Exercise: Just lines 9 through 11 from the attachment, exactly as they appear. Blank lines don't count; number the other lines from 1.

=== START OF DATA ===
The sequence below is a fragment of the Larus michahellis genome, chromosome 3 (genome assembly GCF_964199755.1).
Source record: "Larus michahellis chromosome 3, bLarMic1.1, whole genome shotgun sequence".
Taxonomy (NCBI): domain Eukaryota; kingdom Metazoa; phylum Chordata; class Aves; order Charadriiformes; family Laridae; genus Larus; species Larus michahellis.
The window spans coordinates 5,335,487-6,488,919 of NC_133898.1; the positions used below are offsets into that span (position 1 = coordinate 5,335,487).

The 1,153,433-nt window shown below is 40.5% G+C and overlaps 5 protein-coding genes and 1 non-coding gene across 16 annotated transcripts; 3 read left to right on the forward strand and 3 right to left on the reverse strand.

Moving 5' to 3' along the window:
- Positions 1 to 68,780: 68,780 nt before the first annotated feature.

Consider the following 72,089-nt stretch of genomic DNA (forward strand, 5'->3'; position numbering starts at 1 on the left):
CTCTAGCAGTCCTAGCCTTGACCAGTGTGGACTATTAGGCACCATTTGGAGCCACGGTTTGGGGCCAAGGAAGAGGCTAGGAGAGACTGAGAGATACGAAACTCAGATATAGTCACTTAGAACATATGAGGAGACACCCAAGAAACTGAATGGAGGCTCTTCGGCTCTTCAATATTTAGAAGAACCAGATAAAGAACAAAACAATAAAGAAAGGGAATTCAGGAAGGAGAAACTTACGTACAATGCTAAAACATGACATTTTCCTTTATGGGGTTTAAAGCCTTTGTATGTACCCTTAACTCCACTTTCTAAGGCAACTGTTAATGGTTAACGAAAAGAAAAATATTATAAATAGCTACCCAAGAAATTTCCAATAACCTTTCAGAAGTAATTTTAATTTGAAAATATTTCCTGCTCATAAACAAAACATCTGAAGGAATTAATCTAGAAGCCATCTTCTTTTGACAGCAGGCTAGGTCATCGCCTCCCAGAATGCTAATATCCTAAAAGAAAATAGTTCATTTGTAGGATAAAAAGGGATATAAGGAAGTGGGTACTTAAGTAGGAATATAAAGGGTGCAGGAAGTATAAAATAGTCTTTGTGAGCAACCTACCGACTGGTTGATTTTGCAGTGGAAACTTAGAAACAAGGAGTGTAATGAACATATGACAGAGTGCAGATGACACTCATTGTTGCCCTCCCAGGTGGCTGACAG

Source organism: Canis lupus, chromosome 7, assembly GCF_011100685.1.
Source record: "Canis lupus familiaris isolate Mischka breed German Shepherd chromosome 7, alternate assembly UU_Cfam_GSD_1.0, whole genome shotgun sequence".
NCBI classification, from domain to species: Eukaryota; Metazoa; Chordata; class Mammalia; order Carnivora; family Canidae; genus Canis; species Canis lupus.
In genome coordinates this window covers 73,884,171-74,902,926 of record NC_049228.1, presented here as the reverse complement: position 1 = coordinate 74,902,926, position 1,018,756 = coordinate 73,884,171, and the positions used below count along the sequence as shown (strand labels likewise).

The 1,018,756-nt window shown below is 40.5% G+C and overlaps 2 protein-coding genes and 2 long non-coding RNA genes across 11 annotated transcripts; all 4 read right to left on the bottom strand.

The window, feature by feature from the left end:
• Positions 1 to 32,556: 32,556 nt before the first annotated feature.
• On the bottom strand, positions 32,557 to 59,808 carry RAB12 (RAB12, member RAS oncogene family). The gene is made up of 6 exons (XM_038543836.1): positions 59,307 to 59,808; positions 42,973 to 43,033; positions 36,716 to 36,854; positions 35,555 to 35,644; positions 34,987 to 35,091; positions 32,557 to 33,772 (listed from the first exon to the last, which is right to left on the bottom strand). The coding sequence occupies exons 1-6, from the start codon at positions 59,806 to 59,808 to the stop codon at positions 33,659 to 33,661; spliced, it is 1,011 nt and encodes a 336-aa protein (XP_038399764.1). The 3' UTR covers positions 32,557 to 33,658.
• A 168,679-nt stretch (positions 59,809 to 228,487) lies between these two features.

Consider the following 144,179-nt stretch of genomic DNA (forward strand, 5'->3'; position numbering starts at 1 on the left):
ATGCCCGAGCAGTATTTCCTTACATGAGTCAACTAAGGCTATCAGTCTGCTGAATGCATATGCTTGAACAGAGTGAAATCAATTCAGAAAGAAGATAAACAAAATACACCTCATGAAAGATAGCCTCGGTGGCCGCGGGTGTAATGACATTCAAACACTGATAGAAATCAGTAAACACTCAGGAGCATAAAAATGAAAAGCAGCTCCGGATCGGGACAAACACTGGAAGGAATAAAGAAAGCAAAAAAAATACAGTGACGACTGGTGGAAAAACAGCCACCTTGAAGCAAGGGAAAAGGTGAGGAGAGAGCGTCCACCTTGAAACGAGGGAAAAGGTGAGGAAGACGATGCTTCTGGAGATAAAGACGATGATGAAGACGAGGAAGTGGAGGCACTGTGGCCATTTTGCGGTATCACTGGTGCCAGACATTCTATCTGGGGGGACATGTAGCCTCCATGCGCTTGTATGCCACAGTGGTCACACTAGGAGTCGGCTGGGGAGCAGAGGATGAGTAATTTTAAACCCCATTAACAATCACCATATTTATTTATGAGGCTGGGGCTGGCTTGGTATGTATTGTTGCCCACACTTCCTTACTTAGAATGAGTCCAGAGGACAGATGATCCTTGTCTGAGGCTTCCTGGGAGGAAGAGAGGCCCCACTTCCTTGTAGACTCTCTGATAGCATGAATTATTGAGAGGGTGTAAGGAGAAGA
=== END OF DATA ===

CTCTAGCAGTCCTAGCCTTGACCAGTGTGGACTATTAGGCACCATTTGGAGCCACGGTTTGGGGCCAAGGAAGAGGCTAGGAGAGACTGAGAGATACGAAACTCAGATATAGTCACTTAGAACATATGAGGAGACACCCAAGAAACTGAATGGAGGCTCTTCGGCTCTTCAATATTTAGAAGAACCAGATAAAGAACAAAACAATAAAGAAAGGGAATTCAGGAAGGAGAAACTTACGTACAATGCTAAAACATGACATTTTCCTTTATGGGGTTTAAAGCCTTTGTATGTACCCTTAACTCCACTTTCTAAGGCAACTGTTAATGGTTAACGAAAAGAAAAATATTATAAATAGCTACCCAAGAAATTTCCAATAACCTTTCAGAAGTAATTTTAATTTGAAAATATTTCCTGCTCATAAACAAAACATCTGAAGGAATTAATCTAGAAGCCATCTTCTTTTGACAGCAGGCTAGGTCATCGCCTCCCAGAATGCTAATATCCTAAAAGAAAATAGTTCATTTGTAGGATAAAAAGGGATATAAGGAAGTGGGTACTTAAGTAGGAATATAAAGGGTGCAGGAAGTATAAAATAGTCTTTGTGAGCAACCTACCGACTGGTTGATTTTGCAGTGGAAACTTAGAAACAAGGAGTGTAATGAACATATGACAGAGTGCAGATGACACTCATTGTTGCCCTCCCAGGTGGCTGACAG

Source organism: Canis lupus, chromosome 7, assembly GCF_011100685.1.
Source record: "Canis lupus familiaris isolate Mischka breed German Shepherd chromosome 7, alternate assembly UU_Cfam_GSD_1.0, whole genome shotgun sequence".